2016 Olympics: Team USA's growing badminton program bolstered by UCLA Bruins
RIO DE JANEIRO -- Team USA’s badminton program is ascending to new heights and it wouldn’t be possible without a trio of UCLA Bruins.
For the first time in Olympic history, the Americans will compete in all five badminton disciplines (men’s singles, women’s singles, men’s doubles, women’s doubles, mixed doubles) and will feature a Team USA-record seven athletes. Of those seven, Howard Shu (men’s singles), Iris Wang (women’s singles) and Jamie Subandhi (mixed singles) are all connoisseurs of UCLA’s famed 8-clap.
“I know there’s a lot of Bruins out here in the entire delegation, not just us three out of seven,” Shu said. “I think there’s close to 40 Bruins out here. UCLA is where champions are made, right? So, we have a big supporting group out here. It’s neat to have alumni out here and to be able to connect with people on a college level.”
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For all three of the badminton Bruins, this will represent their first Olympics. So Shu couldn’t help but chat it up with fellow Orange County kid and NBA star Klay Thompson during the opening ceremony, or snap a photo with Kevin Durant in their matching Team USA getups. Shu said it’s been a surreal experience so far, and he hasn’t even stepped on the court yet.
“When I walked out of that tunnel at the opening ceremony -- you look left, you look right and you look in front of you -- and everyone is in the same uniform,” Shu said. “Everyone has USA on their chest and on their back. That’s the moment where it really hits you, at least it was the moment for me. I know that it’s going to be another emotional moment when I first get on the court. Because when I walk out, it’s not just going to be me and my racket. I’ll walk out knowing I’ll have my friends and my family behind me and that I’ll be representing 300 million at home watching.”
A photo posted by Howard Shu (@shusonmyfeet) on
While it might be Wang’s first time competing in the summer games, it’s not her first time being in the Olympic environment. She and her sister, Rena, tried to make the 2012 games in London as a doubles team for Team USA but fell short of qualification. Still, Rena made the team as a singles player and Iris got to see the training up close from London as she was in town competing for her own tournament.
“I got to see the process and do it with her,” Wang said. “It prepared me well for this Olympic experience.”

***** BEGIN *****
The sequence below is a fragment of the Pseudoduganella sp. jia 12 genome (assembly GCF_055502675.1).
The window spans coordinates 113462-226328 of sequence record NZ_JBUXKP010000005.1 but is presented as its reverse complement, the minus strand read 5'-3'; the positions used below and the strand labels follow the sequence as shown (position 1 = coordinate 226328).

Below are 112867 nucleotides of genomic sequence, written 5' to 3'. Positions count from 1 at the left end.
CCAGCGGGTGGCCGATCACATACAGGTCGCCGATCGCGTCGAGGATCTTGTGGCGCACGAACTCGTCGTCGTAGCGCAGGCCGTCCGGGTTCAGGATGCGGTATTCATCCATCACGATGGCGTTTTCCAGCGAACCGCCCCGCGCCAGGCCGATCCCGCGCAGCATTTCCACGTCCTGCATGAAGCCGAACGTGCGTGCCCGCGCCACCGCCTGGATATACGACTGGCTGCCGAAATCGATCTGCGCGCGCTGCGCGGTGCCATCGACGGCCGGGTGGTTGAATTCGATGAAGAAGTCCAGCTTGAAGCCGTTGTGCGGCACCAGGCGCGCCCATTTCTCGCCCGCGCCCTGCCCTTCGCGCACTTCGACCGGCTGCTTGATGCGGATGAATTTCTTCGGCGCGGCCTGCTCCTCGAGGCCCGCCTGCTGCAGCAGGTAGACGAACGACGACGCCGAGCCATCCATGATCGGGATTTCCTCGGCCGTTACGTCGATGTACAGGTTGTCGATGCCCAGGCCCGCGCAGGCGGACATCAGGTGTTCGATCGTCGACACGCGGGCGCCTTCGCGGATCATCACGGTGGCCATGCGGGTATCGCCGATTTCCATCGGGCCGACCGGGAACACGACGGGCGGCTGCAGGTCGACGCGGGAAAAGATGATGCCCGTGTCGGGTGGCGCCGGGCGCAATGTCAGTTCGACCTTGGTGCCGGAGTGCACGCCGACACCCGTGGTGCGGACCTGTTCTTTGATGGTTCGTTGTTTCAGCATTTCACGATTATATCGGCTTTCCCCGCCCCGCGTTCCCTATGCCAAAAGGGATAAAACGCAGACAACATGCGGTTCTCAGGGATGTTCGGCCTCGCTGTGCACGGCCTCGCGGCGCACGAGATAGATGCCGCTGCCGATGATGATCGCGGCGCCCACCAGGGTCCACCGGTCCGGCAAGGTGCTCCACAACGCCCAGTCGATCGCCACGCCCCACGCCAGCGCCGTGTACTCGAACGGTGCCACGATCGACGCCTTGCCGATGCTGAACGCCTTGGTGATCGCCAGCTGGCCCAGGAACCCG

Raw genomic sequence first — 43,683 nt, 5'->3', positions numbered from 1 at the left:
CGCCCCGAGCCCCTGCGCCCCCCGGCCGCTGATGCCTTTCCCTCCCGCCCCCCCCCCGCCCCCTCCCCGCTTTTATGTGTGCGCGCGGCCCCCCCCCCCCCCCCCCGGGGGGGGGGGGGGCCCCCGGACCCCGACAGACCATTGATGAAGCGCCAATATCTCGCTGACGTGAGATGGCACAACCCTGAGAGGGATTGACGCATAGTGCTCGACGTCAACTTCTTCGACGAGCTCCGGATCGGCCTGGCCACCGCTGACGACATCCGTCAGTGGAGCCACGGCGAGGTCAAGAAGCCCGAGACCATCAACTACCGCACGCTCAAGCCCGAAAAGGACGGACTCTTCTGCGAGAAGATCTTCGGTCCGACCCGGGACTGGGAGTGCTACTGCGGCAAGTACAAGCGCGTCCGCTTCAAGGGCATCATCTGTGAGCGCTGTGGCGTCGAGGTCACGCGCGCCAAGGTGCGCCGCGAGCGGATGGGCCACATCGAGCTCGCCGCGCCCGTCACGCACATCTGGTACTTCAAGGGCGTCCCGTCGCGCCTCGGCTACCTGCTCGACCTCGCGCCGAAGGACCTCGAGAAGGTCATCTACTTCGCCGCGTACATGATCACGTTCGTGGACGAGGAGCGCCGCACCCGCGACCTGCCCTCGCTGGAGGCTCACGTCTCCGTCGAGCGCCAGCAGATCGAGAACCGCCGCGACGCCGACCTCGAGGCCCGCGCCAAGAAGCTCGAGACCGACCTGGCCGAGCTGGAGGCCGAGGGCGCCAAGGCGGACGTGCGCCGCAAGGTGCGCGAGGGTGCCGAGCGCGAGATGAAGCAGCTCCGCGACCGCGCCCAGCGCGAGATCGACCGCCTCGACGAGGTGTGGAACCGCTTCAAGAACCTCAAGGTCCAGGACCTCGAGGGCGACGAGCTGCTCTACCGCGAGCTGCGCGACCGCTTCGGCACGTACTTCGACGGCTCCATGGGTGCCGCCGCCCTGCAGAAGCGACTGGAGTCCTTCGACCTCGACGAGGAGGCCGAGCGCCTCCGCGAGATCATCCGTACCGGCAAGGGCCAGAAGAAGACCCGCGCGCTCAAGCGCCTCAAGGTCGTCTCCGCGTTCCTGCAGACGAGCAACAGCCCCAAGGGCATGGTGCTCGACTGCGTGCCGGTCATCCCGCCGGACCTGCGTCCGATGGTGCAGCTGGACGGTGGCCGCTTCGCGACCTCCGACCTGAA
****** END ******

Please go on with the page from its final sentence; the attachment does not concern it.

The Wang sisters also had the opportunity to train with Tony Gunawan, who won a badminton doubles gold medal for Indonesia in 2000. Though Wang has since moved on to train with another coach, Alistair Casey, she notes that she still gets advice from Gunawan and even practices with him on occasion.
“I play singles with him sometimes and he still beats me. I’m like, ‘What the heck? What’s your problem?’” Wang said with a laugh. “I think every time he’s says something, I have something to learn. He teaches me also a lot about life after badminton. I think he just has a lot of experience. I talked to him before I came here and he told me, ‘Just go for the gold.’”
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Throughout the history of USA badminton, there has never been a podium winner. But since the reinstatement of the sport as an Olympic competition in 1992, badminton has been growing in the states. Eva Lee, who also competed for Team USA badminton at the Beijing games in 2008 and is back on the team in Rio, said it’s obvious that the sport has been developing back home the past few years.
Likewise, Shu said he thinks the program is on the rise in America, and he’s hoping a good U.S. performance can help grow the sport even more. Shu, Wang and Subandhi are all alumni of the UCLA badminton club, which they attended weekly to stay fresh.
“It’s amazing to be a part of this team,” Shu said. “This is the first time that we’ve done all the events, and hopefully, like Iris said, we’re getting closer and closer to the podium. It’s growing exponentially and hopefully in the next 10 years we’ll be on that podium.”
For Shu, he has more motivation than his individual aspirations. He picked up the game as an 8-year-old, taking up after his father, who played recreationally. But when he dons the red, white and blue of Team USA., Shu can’t help but think about Taiwan, the native country of his parents.
“When they came over the U.S. and intended to have children, they told themselves that they just really wanted to give us opportunities,” Shu said. “My mom always wanted to be a track and field runner and she was never able to do that. For me to finally be here and be able to finally compete as part of Team USA, I feel like I’m literally their embodiment of their American dream.”
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